To Martha, from Stephen
After Toronto Liberal MP Martha Hall Findlay made a fuss about “partisan” images of the Prime Minister all over government websites, the pictures suddenly disappeared. Later, in the House, wanting to make a point of the Conservatives suddenly trying to mask the blatant advertising, she asked why “someone” had “removed dozens of photos of the Prime Minister from the website for the economic action plan.” The response came from Transport Minister John Baird: “While the Liberal party is trolling the Internet looking for pictures of the Prime Minister, it is this Conservative government that is working hard to create jobs to inspire more hope.” The next day Baird came over to Hall Findlay with a signed picture of Stephen Harper. The PM had inscribed it: “To Martha, I heard you’re looking for a photo!”
They’re still pink
The National Liberal Women’s Caucus released its new volume of “The Pink Book: An Action Plan for Canadian Women.” When Belinda Stronach launched the first Pink Book there was much eye rolling over the use of the word “pink.” Stronach is gone now, but the name has stuck; some members say they’ve “gotten used to it.” At a reception following the launch, Winnipeg Liberal MP and women’s critic Anita Neville introduced Michael Ignatieff as the leader of the Liberal Party of Manitoba. “Is this a case of ‘Honey, I shrunk the leader?’ ” Iggy quipped.
What the wiggling means
A special reception hosted by several non-government groups was held at the National Arts Centre in honour of Peter Milliken’s new record: Canada’s longest-serving speaker. Too bad the food looked as if it had come from the frozen foods section of a discount supermarket. At the bash, Vancouver NDP MP Libby Davies noted that the Speaker treats all MPs as equals and ensures everyone feels a part of the House. She also described Milliken’s “awesome body language—he raises his eyebrows and he wiggles his bum in the chair, which means, ‘It’s time you shut up, and your question is almost over.’ ” For years, Milliken has been inviting small groups of MPs from all parties to dinner so they can get to know each other better. In his nearly four years on the Hill, Finance Minister Jim Flaherty says he has not once been able to make it to one of them. Finally Milliken told him recently, “Okay, you just pick a night.” At one of his dinners, the Speaker took the time to enlighten Labour Minister Rona Ambrose about Quebec cheeses. At the reception, Milliken’s humour was also noted. Once, when former Conservative MP Art Hanger was talking about investigating caning as a form of punishment in Canada, the Speaker picked up in New York a book about how they cane people in Singapore and left a copy on the MP’s House desk.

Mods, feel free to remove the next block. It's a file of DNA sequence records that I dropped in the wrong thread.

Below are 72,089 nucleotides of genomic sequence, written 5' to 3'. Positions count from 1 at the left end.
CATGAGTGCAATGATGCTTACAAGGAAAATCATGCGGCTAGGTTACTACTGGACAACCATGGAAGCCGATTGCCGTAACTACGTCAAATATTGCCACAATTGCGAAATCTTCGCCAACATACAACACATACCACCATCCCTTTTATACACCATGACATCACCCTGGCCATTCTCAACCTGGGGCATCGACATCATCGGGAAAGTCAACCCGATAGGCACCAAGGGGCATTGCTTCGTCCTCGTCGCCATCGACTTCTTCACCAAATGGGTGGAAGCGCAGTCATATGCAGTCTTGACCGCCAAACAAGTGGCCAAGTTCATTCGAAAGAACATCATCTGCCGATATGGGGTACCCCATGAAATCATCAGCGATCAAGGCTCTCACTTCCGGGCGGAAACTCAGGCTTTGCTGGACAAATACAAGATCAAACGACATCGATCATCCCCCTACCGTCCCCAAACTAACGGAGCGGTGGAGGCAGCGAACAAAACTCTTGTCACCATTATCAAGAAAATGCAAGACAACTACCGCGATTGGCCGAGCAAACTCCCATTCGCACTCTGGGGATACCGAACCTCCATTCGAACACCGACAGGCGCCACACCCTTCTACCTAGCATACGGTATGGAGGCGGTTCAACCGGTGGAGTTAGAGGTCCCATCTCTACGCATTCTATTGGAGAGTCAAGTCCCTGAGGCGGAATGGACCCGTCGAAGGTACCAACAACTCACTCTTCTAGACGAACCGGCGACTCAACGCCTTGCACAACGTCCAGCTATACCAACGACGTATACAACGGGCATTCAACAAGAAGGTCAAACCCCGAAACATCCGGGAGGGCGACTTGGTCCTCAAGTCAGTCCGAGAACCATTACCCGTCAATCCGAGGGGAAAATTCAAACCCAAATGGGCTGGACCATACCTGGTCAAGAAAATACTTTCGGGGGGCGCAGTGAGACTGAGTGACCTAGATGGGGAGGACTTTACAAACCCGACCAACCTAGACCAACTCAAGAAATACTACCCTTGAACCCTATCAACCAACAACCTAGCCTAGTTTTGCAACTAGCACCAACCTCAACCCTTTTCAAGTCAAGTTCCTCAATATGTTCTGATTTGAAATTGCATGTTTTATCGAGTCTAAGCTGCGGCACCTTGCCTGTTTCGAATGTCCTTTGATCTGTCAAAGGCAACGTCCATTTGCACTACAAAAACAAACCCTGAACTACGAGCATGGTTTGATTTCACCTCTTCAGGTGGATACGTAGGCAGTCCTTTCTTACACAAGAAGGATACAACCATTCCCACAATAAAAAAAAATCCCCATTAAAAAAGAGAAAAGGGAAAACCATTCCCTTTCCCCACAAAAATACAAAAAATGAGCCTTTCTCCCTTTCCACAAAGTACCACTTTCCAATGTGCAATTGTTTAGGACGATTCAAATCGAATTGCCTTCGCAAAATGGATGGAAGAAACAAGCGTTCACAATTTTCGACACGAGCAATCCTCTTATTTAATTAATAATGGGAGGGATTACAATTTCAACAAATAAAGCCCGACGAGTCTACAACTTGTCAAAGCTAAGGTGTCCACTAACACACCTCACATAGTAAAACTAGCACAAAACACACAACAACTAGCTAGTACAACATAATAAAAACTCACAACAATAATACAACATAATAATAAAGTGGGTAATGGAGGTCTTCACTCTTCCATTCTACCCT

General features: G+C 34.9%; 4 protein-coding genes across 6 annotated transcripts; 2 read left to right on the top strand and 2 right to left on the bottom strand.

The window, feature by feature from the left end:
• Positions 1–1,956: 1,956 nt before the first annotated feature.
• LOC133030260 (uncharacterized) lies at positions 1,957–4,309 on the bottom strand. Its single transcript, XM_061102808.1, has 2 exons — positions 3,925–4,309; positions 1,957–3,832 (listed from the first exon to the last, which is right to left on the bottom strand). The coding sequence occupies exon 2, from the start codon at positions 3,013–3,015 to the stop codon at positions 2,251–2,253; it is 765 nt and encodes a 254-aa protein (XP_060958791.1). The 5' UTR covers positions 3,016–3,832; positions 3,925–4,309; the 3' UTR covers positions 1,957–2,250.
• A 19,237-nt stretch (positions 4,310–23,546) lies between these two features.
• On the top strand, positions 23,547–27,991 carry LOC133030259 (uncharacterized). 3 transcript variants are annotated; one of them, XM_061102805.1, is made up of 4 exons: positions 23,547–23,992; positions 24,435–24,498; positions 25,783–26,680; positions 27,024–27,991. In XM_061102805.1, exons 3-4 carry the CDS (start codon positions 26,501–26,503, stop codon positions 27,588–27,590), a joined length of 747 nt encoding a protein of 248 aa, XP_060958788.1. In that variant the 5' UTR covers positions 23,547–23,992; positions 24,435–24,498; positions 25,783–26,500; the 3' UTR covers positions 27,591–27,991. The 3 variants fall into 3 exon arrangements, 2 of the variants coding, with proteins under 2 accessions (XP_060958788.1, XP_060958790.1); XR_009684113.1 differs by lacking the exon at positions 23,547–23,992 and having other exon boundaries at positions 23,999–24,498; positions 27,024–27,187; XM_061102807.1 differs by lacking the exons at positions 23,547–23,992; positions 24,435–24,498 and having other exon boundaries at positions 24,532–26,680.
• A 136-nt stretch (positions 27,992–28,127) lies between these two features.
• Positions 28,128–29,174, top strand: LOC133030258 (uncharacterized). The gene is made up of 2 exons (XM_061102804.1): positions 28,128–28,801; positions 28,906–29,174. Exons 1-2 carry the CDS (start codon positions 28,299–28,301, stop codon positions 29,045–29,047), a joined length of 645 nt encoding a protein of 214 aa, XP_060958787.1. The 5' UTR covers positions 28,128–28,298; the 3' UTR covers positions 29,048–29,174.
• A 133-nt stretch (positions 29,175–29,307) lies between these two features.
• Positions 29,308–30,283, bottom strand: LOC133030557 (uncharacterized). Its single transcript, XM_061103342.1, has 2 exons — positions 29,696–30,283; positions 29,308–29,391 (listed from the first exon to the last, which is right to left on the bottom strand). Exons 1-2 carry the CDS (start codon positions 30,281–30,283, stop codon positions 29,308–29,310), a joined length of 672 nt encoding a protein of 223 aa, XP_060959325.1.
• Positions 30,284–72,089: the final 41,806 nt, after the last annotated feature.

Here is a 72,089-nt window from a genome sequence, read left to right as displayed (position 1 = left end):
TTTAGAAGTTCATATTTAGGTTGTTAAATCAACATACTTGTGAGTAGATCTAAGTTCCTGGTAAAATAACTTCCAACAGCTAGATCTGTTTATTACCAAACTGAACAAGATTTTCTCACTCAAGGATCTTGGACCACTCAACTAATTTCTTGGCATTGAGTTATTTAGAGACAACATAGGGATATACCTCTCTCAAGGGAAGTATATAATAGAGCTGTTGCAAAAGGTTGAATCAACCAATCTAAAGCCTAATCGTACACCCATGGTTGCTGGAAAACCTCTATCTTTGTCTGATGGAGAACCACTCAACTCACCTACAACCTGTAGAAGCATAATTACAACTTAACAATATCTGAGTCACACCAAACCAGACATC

The PM’s baby toss
Much-loved CTV journalist Rosemary Thompson leaves the Hill to join the NAC as its new communications director. As the network’s Washington correspondent, she was on the White House lawn as 9/11 unfolded. Memorable moments include dinner with Paul Martin for an APEC meeting in Chile: “We were both extremely drunk and he flirted with me for most of the evening. Of course, nothing happened.” When Thompson adopted a baby from China, Stephen Harper invited her and her new daughter to 24 Sussex, where he bounced the baby on his knee and played a game called “hot potato, where he would toss her in the air and grab her.”
Is a hotel home?
Sen. Linda Frum has settled on how she’ll handle living arrangements in Ottawa. The Torontonian consulted several people, asking whether it was better to rent or stay in a hotel. Men voted for hotels; women said it was best to have your own place. She went with the women’s recommendation. Bucking that trend, however, is Natural Resources Minister Lisa Raitt, who currently rents a place but has decided to switch to a hotel.